How To Package - Design - Typed PHP, Stronger Types for Cleaner Code

Typed PHP, Stronger Types for Cleaner Code (2014)


How To Package

If you want your code to be used (by anyone else), you’d be wise to package it in such a way that others will want to use it.

Make A Readme File

It sounds simple, but you’d be surprised how few developers actually do this! When other developers stumble across your repository (on Github/BitBucket/what-have-you), they won’t be impressed to see a bare-bones directory structure and nothing else.

Make a Readme file, and include the following…

A Few Examples

Show what your library can do. There are few things more frustrating than being enticed (to learn more about a library) by some marketing, only to have to figure it out from tests and/or source-code.

Those things are excellent places to learn, but they must be sought out, whereas a few examples (in your Readme file) are easy to find. Include examples covering the major aspects of your library.

In our case, this means an example (or two) about the procedural code underpinning the library. It means an example (or two) about the object-oriented wrappers, which provide fluent interfaces to traditionally procedural actions. It means providing an example (or two) about who to subclass the types for further customisation.

It’s not hard to make these - they can even be extracted from your unit tests…

Testing Instructions

Developers want to know how solid your code is. Sure you’re using SemVer, but how much test coverage do you have? Do your tests pass? Can I trust you?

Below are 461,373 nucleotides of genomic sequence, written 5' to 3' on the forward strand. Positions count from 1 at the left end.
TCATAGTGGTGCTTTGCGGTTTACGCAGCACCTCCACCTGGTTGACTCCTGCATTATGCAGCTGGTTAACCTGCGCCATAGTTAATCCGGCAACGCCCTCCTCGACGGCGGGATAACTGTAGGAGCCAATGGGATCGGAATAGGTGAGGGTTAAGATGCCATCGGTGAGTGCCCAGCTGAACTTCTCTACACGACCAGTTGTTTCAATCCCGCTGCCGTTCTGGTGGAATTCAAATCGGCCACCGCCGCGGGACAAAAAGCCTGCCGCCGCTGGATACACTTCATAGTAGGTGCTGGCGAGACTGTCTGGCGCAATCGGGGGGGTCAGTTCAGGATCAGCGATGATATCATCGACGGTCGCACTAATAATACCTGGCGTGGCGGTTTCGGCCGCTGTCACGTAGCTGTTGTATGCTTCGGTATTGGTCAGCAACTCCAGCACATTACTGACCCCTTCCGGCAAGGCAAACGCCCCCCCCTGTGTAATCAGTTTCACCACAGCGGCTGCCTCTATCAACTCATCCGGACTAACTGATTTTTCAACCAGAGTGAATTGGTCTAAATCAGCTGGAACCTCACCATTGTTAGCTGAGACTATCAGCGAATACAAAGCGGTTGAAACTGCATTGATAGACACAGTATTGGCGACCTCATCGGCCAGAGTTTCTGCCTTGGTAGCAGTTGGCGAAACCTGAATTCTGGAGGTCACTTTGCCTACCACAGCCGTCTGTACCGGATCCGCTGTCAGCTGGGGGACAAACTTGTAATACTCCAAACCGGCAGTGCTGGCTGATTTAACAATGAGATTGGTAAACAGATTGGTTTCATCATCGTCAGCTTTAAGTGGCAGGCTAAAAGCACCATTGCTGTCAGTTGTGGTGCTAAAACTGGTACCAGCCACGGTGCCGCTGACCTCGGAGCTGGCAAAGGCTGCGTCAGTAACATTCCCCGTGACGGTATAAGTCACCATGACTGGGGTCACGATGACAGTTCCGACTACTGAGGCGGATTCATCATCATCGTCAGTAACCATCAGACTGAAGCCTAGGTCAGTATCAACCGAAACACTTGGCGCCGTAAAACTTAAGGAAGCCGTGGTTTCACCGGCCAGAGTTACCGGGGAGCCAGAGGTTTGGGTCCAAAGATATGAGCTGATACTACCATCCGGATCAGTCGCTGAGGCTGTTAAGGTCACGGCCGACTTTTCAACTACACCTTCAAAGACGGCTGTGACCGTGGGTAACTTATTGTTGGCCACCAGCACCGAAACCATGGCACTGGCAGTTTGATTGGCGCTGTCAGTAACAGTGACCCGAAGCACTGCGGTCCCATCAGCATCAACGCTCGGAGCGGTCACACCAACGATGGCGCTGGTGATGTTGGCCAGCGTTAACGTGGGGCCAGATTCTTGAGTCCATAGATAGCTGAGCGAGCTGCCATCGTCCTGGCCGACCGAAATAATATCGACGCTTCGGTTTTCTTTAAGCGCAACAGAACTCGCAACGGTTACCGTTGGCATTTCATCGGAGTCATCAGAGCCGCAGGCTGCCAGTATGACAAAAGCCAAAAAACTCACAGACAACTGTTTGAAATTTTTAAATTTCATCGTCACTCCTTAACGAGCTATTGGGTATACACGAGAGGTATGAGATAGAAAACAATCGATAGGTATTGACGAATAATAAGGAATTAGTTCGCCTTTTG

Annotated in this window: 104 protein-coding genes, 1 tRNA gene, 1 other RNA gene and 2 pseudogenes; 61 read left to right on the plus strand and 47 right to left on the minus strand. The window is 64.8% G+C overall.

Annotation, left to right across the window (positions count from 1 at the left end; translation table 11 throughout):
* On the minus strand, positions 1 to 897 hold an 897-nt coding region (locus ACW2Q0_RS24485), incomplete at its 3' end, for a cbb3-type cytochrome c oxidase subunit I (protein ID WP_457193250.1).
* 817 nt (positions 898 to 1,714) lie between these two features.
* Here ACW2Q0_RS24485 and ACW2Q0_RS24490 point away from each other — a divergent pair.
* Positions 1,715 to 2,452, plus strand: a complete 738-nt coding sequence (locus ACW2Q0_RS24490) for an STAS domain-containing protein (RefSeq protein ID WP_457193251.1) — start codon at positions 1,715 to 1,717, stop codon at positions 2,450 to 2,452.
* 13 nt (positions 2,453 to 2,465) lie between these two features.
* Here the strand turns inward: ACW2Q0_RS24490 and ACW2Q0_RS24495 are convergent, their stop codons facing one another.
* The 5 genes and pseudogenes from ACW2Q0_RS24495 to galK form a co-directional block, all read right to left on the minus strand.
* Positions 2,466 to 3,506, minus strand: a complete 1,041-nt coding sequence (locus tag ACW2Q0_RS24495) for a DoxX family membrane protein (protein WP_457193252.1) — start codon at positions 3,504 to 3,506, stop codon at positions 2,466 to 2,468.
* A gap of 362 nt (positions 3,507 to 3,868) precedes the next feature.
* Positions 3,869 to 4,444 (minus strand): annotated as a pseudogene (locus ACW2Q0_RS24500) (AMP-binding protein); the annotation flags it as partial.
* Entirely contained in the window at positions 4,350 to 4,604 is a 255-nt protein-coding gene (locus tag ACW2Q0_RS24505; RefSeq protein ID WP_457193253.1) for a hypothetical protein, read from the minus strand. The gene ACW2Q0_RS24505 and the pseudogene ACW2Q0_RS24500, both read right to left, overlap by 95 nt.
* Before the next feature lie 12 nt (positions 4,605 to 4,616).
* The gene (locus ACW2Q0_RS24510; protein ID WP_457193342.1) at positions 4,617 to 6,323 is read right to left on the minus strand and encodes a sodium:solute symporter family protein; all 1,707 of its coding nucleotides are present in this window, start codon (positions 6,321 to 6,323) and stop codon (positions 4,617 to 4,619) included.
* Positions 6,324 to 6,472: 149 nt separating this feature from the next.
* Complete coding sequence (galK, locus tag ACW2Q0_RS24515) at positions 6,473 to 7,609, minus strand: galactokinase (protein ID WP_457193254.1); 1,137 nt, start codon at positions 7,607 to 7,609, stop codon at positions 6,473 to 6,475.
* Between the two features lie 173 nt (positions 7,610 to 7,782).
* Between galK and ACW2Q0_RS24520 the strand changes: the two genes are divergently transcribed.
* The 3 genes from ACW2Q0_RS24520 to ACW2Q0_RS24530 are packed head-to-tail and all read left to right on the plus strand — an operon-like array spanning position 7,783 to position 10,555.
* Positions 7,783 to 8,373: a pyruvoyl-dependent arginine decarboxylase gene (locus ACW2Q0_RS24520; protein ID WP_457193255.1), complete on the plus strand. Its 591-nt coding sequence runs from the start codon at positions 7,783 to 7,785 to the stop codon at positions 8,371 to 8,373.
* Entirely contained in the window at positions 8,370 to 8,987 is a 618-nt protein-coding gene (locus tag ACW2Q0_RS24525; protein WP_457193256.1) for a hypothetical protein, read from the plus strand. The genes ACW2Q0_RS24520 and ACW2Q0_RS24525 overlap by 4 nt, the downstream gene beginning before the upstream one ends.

The easiest want to answer these questions is to write the unit tests, and then provide instructions for how they can be run. You don’t require anything elaborate:

1 $ composer install && phpunit

That’s how you might be running your unit tests, and it’s easy to tell others how to run them.

Installation Instructions

Ok - you’ve convinced someone to use your [hopefully] well-tested library. The examples provide its value. So how do they install your library?

This is where you make a composer.json file and include Composer installation instructions. This will require a round-trip to Packagist, but you’ll be all the better for it.

Then just a simple set of instructions is all you need add:

1 $ composer require "vendor/library:1.0.0"


Include an open-source license. Something friendly like MIT will do nicely. Specify this in your Readme file, and include a clearly-named file (like LICENSE or which contains the full license.

Contribution Guidelines

This is optional, but greatly increases the chance that other developers will send compatible pull-requests. If you are fussy about code style (and you should be), then be sure to tell people how you want their submissions to look.


Building a new type system is only partly about code. There’s a lot of design consideration that goes into well-crafted libraries. Take the time to decide on a reasonable structure - one that allows consumers the most flexibility.

Test well. Package well. Be clear.